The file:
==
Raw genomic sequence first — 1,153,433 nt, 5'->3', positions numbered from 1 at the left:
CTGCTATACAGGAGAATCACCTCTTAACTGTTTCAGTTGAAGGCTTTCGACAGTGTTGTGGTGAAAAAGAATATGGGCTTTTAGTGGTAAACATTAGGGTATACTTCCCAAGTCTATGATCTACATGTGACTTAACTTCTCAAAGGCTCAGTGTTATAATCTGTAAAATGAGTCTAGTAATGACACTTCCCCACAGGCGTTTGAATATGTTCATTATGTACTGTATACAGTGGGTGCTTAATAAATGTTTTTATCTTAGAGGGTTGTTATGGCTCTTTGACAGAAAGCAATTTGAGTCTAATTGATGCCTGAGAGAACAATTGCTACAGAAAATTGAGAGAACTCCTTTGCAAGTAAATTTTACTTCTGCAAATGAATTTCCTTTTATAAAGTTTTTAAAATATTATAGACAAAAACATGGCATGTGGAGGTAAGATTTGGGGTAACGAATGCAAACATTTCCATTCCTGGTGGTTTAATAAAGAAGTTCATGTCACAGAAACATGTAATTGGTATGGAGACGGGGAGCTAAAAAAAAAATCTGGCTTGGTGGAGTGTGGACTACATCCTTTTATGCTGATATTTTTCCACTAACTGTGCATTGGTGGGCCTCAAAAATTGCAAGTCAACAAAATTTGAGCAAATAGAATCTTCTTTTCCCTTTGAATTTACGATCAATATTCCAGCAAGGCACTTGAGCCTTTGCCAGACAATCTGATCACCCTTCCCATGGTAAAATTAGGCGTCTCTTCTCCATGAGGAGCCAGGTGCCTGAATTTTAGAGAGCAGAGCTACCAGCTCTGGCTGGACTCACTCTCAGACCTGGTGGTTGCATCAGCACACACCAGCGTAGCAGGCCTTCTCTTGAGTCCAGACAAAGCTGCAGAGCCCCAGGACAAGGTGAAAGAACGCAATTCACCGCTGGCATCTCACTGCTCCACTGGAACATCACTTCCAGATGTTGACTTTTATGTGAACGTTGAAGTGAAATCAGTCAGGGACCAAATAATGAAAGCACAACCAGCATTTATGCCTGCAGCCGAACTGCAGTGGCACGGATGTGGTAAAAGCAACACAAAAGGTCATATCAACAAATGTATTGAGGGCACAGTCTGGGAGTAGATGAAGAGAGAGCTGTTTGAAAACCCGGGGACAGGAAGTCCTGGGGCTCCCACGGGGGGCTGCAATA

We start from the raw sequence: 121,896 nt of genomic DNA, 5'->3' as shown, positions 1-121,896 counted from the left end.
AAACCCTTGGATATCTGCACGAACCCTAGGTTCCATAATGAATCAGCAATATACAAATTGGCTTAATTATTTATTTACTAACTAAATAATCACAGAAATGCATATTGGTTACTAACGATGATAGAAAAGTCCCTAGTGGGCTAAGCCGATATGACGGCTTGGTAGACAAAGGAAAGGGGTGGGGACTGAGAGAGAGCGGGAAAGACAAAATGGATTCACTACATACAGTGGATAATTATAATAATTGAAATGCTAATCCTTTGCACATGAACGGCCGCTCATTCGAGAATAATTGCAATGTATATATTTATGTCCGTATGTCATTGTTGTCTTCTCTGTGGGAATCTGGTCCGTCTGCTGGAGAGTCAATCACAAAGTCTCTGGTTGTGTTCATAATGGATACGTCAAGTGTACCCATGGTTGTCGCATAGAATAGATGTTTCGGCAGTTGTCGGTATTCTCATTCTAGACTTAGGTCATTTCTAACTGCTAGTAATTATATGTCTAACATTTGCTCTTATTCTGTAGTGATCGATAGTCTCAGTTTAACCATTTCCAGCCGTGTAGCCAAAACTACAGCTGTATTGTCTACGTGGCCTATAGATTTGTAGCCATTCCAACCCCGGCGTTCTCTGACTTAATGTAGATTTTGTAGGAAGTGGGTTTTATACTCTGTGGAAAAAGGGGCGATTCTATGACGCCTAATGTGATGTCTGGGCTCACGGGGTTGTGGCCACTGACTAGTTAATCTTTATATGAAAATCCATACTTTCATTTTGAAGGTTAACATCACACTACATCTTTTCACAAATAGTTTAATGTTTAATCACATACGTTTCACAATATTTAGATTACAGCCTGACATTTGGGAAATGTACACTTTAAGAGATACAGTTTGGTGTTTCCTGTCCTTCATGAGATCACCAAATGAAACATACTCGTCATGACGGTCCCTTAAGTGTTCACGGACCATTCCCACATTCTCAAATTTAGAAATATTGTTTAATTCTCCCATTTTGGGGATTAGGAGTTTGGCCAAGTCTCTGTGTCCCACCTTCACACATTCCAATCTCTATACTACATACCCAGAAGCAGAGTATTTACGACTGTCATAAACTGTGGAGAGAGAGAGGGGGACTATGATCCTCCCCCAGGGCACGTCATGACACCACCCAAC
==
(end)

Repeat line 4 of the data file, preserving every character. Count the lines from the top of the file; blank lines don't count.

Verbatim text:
AAACCCTTGGATATCTGCACGAACCCTAGGTTCCATAATGAATCAGCAATATACAAATTGGCTTAATTATTTATTTACTAACTAAATAATCACAGAAATGCATATTGGTTACTAACGATGATAGAAAAGTCCCTAGTGGGCTAAGCCGATATGACGGCTTGGTAGACAAAGGAAAGGGGTGGGGACTGAGAGAGAGCGGGAAAGACAAAATGGATTCACTACATACAGTGGATAATTATAATAATTGAAATGCTAATCCTTTGCACATGAACGGCCGCTCATTCGAGAATAATTGCAATGTATATATTTATGTCCGTATGTCATTGTTGTCTTCTCTGTGGGAATCTGGTCCGTCTGCTGGAGAGTCAATCACAAAGTCTCTGGTTGTGTTCATAATGGATACGTCAAGTGTACCCATGGTTGTCGCATAGAATAGATGTTTCGGCAGTTGTCGGTATTCTCATTCTAGACTTAGGTCATTTCTAACTGCTAGTAATTATATGTCTAACATTTGCTCTTATTCTGTAGTGATCGATAGTCTCAGTTTAACCATTTCCAGCCGTGTAGCCAAAACTACAGCTGTATTGTCTACGTGGCCTATAGATTTGTAGCCATTCCAACCCCGGCGTTCTCTGACTTAATGTAGATTTTGTAGGAAGTGGGTTTTATACTCTGTGGAAAAAGGGGCGATTCTATGACGCCTAATGTGATGTCTGGGCTCACGGGGTTGTGGCCACTGACTAGTTAATCTTTATATGAAAATCCATACTTTCATTTTGAAGGTTAACATCACACTACATCTTTTCACAAATAGTTTAATGTTTAATCACATACGTTTCACAATATTTAGATTACAGCCTGACATTTGGGAAATGTACACTTTAAGAGATACAGTTTGGTGTTTCCTGTCCTTCATGAGATCACCAAATGAAACATACTCGTCATGACGGTCCCTTAAGTGTTCACGGACCATTCCCACATTCTCAAATTTAGAAATATTGTTTAATTCTCCCATTTTGGGGATTAGGAGTTTGGCCAAGTCTCTGTGTCCCACCTTCACACATTCCAATCTCTATACTACATACCCAGAAGCAGAGTATTTACGACTGTCATAAACTGTGGAGAGAGAGAGGGGGACTATGATCCTCCCCCAGGGCACGTCATGACACCACCCAAC